Missouri climate has become warmer and wetter

Missouri’s climate has changed. MU climatologist Pat Guinan tells Brownfield Ag News, “If you look over the past few decades what we’re seeing in Missouri, we are definitely trending wetter and we’re trending warmer.”

Guinan says Missouri is in an unprecedented warming and wet pattern – especially in the winter and spring – which means a longer growing season,

“We’re seeing our last spring frost, in general, is running about six days earlier versus the long term. And, on the fall side, if you look over the past 20 years our first fall freeze is occurring about five days later.”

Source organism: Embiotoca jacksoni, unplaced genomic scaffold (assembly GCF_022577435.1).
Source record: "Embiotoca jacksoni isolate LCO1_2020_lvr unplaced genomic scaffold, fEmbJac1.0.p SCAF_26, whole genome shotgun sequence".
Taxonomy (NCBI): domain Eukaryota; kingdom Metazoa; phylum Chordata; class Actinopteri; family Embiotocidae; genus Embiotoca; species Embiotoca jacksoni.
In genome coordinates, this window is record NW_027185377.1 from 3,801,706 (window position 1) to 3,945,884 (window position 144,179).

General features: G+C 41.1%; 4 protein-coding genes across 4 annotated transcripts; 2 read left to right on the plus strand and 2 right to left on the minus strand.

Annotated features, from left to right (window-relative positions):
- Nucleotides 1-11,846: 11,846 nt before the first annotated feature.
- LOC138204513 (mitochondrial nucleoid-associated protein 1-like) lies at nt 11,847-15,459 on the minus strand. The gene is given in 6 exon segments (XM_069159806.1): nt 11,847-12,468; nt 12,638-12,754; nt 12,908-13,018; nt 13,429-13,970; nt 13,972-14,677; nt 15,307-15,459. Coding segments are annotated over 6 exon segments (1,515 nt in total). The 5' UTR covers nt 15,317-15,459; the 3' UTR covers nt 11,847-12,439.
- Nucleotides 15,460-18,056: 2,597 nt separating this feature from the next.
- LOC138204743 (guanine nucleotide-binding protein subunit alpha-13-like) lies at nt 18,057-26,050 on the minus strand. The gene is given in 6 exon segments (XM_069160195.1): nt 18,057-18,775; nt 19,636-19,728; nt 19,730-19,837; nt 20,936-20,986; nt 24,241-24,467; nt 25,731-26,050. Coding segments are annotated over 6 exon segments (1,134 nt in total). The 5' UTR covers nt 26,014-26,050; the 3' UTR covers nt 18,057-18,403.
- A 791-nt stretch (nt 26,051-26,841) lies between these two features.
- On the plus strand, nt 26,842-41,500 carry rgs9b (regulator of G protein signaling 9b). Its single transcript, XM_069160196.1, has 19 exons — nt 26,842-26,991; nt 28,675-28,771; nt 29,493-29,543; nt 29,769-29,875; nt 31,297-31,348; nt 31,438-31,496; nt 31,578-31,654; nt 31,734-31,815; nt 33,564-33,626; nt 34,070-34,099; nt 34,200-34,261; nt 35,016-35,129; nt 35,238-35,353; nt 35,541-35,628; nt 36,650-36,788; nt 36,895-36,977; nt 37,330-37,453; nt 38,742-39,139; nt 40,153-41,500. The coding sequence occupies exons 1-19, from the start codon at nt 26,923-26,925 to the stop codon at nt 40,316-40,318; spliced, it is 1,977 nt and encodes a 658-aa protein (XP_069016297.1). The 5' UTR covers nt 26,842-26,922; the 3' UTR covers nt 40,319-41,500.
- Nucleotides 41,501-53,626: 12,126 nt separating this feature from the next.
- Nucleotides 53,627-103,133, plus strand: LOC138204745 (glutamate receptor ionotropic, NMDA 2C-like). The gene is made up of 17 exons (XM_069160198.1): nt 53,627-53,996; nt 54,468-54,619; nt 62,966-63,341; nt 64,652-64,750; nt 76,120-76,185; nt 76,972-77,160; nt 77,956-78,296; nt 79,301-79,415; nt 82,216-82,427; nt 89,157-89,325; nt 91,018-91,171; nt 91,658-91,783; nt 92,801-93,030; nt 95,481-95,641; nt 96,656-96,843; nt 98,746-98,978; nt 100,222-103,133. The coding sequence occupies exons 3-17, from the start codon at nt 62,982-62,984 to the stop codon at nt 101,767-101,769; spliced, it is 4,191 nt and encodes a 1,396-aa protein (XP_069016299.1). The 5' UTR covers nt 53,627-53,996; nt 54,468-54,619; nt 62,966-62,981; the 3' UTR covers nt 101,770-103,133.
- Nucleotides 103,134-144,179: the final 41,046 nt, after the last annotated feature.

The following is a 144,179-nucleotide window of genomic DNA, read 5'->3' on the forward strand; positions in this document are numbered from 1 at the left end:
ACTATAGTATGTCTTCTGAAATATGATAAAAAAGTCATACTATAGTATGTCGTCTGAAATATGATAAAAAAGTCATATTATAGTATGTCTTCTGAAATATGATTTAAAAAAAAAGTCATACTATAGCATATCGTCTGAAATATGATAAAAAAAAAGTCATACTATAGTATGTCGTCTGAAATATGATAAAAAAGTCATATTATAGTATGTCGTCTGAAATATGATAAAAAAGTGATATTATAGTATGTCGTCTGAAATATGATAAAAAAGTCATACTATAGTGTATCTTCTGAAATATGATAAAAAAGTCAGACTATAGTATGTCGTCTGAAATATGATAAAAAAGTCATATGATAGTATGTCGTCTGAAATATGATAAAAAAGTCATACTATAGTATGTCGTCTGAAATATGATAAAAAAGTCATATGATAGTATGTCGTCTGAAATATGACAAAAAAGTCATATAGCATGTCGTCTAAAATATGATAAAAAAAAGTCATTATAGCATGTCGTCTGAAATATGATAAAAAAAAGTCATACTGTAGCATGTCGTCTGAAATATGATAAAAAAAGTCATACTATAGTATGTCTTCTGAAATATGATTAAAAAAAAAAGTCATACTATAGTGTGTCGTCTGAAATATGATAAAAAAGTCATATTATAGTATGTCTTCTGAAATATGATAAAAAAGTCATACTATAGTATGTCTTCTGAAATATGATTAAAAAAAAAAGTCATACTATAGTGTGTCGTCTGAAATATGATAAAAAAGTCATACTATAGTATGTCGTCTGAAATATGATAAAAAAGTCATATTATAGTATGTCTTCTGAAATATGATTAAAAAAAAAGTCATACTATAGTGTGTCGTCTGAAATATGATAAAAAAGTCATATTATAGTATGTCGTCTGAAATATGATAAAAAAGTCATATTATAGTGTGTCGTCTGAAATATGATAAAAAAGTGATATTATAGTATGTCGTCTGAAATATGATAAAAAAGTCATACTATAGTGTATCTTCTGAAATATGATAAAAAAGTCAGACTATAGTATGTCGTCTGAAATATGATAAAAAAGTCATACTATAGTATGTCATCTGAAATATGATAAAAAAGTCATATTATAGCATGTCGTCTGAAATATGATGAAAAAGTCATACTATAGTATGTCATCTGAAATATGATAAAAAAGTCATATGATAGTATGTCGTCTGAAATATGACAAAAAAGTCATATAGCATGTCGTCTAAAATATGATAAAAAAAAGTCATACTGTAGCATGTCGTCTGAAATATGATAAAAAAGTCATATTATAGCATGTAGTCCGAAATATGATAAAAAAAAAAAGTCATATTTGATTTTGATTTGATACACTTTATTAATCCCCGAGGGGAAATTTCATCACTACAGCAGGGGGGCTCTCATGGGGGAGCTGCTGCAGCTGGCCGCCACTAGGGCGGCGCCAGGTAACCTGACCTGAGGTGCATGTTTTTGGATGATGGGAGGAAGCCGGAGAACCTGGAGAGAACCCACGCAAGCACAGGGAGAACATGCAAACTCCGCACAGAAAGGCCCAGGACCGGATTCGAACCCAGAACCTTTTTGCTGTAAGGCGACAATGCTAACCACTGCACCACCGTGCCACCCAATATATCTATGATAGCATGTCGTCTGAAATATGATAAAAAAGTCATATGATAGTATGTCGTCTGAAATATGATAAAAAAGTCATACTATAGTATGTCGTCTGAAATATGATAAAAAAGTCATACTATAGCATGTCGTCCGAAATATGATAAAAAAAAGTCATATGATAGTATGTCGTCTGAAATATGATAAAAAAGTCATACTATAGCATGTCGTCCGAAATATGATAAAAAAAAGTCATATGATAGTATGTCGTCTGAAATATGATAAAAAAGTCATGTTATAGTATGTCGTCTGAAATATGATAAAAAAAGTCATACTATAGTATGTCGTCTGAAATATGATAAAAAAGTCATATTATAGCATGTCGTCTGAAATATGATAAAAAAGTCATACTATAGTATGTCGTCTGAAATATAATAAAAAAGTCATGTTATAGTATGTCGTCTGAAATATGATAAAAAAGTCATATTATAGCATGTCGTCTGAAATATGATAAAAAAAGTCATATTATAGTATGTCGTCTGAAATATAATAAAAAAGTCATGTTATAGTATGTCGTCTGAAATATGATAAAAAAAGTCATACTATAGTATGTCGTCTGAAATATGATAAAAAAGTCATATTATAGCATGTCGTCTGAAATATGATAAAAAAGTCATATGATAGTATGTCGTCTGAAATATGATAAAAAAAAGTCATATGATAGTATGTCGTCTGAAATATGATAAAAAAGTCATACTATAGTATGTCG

But, he says, farmers face wetter conditions at planting and harvest and the potential for plant disease and insects has increased as a result.

Guinan says the minimum temperatures in Missouri are warmer but the maximum temperatures in summer have diminished while Missouri weather has become more humid.

He points out Missouri weather can change quickly – as shown by the drought in 2012 – and the state’s farmers have learned to adapt.

Guinan presented his latest climate data at the recent online MU Crop Conference.


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